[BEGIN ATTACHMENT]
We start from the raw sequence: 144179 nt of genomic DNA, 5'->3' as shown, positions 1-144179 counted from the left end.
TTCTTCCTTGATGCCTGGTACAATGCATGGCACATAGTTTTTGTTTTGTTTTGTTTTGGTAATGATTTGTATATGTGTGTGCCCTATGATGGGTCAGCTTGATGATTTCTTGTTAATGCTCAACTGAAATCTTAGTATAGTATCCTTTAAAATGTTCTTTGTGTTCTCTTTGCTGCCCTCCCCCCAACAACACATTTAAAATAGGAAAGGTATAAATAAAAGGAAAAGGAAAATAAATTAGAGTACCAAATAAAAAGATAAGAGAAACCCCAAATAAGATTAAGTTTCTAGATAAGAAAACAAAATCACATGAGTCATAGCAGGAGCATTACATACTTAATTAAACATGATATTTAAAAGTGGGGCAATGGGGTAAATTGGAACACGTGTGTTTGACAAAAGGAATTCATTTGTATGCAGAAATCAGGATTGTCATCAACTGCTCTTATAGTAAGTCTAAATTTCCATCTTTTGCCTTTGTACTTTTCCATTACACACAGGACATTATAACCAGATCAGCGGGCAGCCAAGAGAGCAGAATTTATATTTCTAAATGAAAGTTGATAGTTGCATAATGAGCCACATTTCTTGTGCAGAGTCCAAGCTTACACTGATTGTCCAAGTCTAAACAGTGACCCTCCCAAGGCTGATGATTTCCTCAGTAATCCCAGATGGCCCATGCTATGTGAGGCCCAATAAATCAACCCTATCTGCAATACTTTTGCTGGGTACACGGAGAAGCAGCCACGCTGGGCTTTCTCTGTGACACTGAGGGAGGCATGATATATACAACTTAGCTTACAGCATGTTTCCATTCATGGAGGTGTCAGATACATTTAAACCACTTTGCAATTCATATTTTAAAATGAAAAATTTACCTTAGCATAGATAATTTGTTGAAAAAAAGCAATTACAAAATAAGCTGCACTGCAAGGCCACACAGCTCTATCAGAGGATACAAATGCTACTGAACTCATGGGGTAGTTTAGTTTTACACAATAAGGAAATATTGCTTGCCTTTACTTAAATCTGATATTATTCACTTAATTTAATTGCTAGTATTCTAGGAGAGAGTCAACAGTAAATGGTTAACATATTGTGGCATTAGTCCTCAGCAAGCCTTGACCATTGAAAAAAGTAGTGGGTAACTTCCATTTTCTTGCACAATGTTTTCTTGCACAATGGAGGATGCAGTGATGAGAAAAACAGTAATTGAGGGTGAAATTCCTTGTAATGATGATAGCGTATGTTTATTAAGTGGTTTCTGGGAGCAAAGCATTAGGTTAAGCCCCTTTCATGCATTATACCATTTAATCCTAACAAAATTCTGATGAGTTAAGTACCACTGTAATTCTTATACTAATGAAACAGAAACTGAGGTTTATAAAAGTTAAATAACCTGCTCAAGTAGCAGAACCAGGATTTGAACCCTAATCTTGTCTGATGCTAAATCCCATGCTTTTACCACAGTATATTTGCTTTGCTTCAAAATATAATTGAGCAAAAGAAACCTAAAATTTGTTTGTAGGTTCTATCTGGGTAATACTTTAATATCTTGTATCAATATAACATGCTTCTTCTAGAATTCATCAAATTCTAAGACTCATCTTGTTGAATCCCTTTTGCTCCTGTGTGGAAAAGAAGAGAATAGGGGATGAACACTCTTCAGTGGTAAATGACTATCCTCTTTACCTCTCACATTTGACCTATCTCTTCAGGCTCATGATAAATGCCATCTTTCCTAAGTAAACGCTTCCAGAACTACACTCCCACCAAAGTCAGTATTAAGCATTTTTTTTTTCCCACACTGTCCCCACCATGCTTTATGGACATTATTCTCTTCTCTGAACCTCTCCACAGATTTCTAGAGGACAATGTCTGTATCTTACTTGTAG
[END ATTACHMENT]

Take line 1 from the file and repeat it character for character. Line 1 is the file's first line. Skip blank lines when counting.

We start from the raw sequence: 144179 nt of genomic DNA, 5'->3' as shown, positions 1-144179 counted from the left end.